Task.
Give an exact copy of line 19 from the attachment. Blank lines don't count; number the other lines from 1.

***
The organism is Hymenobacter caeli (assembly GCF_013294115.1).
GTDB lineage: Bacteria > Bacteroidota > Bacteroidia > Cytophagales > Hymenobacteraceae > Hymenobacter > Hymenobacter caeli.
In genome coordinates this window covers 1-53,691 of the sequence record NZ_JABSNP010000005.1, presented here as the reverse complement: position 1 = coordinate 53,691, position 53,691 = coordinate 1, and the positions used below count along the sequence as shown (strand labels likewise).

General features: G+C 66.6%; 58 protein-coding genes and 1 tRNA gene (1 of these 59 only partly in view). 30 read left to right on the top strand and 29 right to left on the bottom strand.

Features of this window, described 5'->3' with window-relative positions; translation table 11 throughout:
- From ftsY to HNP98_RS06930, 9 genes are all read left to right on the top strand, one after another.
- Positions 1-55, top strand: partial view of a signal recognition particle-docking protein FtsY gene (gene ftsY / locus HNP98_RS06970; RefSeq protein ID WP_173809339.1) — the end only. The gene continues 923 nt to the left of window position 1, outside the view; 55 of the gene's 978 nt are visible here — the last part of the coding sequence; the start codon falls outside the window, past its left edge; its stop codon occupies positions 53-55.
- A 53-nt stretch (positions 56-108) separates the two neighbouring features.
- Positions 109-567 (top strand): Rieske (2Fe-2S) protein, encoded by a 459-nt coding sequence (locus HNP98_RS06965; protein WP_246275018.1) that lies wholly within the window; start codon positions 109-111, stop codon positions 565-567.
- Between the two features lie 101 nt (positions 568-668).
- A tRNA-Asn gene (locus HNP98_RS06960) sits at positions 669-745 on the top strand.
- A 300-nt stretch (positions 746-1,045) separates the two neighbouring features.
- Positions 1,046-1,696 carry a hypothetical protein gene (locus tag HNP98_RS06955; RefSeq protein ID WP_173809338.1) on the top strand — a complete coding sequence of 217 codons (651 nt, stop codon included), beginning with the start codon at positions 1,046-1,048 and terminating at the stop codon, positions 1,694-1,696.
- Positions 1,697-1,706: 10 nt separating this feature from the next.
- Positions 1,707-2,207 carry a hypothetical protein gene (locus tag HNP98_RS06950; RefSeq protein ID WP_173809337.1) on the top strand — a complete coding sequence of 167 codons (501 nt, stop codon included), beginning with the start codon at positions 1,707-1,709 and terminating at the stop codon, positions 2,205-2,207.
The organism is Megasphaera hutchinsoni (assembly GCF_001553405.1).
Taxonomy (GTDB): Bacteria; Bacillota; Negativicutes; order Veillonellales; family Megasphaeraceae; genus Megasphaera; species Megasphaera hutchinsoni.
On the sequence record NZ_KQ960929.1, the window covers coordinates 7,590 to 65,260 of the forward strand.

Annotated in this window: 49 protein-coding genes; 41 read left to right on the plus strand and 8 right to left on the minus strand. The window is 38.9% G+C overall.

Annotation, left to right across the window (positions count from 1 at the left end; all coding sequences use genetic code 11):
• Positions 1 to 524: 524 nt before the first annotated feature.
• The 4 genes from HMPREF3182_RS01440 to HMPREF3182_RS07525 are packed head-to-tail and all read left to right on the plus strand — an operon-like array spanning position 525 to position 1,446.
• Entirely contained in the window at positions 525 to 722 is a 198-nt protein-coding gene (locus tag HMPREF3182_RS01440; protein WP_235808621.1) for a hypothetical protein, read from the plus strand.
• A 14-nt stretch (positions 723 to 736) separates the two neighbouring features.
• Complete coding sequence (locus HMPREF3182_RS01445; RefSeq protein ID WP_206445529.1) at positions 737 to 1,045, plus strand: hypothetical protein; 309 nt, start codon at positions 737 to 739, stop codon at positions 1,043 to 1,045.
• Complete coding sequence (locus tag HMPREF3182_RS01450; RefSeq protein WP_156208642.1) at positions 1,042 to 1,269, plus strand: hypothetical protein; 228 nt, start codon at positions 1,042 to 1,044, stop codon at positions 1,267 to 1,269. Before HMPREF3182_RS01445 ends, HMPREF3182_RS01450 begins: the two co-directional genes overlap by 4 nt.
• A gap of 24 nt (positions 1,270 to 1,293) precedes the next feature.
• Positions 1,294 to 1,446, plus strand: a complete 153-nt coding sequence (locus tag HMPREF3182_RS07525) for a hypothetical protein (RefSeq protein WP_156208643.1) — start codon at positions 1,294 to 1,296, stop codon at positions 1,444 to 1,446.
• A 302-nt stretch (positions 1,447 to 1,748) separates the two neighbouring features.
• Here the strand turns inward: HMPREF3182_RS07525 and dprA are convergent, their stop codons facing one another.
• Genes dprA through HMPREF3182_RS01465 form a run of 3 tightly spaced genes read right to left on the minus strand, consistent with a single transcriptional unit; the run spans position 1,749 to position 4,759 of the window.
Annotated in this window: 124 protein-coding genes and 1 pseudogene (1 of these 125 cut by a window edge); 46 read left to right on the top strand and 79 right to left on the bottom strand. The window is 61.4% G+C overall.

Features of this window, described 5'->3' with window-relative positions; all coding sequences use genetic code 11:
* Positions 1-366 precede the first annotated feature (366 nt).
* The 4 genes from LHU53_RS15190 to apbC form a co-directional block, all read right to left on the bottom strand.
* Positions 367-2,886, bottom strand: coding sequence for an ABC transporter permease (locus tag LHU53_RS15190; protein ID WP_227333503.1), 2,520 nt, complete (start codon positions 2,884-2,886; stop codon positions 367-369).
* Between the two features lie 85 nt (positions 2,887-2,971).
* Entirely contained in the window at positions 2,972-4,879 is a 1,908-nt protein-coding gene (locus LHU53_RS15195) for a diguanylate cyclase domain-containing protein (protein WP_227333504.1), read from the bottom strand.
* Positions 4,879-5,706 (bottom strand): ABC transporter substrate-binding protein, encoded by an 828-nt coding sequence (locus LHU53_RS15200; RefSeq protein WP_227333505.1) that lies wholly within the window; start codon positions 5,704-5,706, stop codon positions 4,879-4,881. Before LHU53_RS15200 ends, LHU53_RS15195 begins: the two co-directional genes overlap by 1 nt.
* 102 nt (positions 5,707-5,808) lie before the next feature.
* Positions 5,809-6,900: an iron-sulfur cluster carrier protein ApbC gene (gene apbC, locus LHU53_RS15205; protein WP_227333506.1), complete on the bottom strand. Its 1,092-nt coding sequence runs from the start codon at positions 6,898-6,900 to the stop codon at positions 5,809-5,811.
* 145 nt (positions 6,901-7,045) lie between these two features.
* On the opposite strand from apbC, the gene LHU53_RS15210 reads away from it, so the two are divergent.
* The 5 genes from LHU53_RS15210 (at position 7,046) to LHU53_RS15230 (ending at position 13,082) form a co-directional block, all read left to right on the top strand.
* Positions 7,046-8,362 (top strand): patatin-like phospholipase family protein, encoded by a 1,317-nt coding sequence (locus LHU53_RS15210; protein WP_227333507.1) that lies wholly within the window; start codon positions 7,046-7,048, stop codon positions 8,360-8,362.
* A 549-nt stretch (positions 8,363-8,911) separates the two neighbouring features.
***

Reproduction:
Annotated in this window: 49 protein-coding genes; 41 read left to right on the plus strand and 8 right to left on the minus strand. The window is 38.9% G+C overall.